Someone needs to give the government a wake-up call after a common household burglary resulted in the theft of 26.5 million names and Social Security numbers. A VA employee took that huge database home on a laptop, and the laptop got stolen. Other ID heists have occurred when people have stolen computer tapes and disks being shipped by truck, but never on this scale. What's scary is the likelihood that lots of other government agencies have similarly huge databases full of private information that are kept under conditions just as un-secured. In the private sector, there are lots of incentives to treat these databases with extra caution -- the threat of lawsuits is just one. But since the same incentives don't necessarily apply in the public sector, they need to be held accountable by the public. And it's just one more reason to be skeptical of too-big government.
One of Lenin's (you know, ol' baldy from the Soviet Union) main criticisms of capitalism was that he thought it always tended towards monopoly. But the fact is that capitalism -- when government stays out of the way -- usually ends up cannibalizing any firm that tries to gain a monopoly. Google, for instance, has the lion's share of the world's search-engine traffic. But since the market has a chance to act, Yahoo and eBay are teaming up to fight back and win over part of Google's market share. And it will probably have some effect...and government didn't have to do a thing.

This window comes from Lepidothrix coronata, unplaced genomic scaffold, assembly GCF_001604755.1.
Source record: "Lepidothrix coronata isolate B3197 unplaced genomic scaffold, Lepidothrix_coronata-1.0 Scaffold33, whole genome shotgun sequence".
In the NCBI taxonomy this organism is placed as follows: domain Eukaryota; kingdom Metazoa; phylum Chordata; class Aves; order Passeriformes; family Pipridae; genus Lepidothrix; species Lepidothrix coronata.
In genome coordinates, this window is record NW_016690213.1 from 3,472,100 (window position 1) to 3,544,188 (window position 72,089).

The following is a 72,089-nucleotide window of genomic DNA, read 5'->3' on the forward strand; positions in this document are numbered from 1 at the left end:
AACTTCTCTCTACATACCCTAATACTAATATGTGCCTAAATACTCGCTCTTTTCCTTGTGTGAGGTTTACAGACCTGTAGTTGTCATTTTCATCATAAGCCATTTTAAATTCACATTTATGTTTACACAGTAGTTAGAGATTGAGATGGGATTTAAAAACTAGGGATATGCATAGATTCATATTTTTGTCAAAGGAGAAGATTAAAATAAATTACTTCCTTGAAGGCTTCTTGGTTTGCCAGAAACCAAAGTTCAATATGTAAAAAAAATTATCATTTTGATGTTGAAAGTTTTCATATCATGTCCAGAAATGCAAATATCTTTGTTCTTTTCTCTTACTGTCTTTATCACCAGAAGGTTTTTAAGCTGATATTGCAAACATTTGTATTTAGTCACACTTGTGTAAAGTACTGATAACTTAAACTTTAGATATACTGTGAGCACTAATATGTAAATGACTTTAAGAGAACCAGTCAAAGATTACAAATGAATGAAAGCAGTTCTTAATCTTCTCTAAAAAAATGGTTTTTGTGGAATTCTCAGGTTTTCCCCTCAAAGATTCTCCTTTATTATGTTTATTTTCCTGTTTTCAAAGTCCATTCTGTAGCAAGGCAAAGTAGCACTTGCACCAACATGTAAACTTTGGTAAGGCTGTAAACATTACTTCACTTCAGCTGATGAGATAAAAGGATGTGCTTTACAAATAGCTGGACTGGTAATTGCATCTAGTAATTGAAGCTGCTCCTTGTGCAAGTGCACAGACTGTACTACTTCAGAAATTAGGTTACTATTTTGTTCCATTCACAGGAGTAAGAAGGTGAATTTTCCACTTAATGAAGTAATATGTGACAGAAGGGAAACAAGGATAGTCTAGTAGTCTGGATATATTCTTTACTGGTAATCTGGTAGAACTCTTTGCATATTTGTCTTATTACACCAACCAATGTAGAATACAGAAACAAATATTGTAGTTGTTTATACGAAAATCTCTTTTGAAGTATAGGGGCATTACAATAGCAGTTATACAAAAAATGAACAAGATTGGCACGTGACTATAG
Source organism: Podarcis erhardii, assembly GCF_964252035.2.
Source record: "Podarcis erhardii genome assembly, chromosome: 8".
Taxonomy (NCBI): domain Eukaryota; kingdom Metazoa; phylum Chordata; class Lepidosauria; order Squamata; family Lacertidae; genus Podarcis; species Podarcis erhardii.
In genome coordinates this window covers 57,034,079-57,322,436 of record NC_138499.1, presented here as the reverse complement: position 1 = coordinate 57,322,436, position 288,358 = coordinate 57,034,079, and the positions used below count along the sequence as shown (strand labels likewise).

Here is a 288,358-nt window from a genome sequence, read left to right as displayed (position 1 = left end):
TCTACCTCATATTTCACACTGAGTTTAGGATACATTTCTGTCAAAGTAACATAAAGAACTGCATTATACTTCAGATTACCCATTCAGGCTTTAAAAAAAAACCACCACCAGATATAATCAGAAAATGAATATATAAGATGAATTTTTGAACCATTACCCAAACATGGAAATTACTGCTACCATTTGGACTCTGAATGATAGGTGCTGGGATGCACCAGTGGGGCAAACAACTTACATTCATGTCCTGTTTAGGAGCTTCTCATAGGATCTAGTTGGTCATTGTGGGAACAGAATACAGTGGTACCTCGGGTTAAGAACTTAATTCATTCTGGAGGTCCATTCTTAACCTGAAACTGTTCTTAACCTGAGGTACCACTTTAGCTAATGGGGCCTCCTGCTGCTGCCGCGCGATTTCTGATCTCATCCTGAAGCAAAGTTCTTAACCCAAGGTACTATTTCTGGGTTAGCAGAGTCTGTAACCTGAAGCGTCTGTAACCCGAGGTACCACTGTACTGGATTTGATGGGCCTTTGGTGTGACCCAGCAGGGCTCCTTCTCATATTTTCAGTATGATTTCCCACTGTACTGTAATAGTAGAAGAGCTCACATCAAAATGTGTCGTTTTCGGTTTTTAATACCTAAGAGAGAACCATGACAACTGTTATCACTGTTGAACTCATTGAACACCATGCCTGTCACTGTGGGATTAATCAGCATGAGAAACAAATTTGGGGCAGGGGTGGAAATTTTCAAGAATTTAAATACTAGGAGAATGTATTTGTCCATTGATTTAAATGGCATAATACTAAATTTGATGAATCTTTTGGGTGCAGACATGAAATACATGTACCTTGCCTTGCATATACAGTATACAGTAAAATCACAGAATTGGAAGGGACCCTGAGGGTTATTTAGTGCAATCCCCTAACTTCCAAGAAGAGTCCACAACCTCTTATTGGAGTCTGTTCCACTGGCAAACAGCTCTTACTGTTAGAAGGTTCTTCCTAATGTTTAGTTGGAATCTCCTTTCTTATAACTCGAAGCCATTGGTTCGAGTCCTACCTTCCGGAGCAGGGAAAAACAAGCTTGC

Microsoft wants to develop a computer that reads your emotions, but Amazon is going in the opposite direction by using people power to replace computing power with the Mechanical Turk.
Should kids have to pay to go to the bathroom? Your answer probably depends on whether you're trying to teach them or trying to keep them well-hydrated.
Hereditary welfare programs (like being a member of a royal family) are trouble...especially when your monarch-in-waiting decides to advocate the use of unproven alternative medicine with taxpayer funding.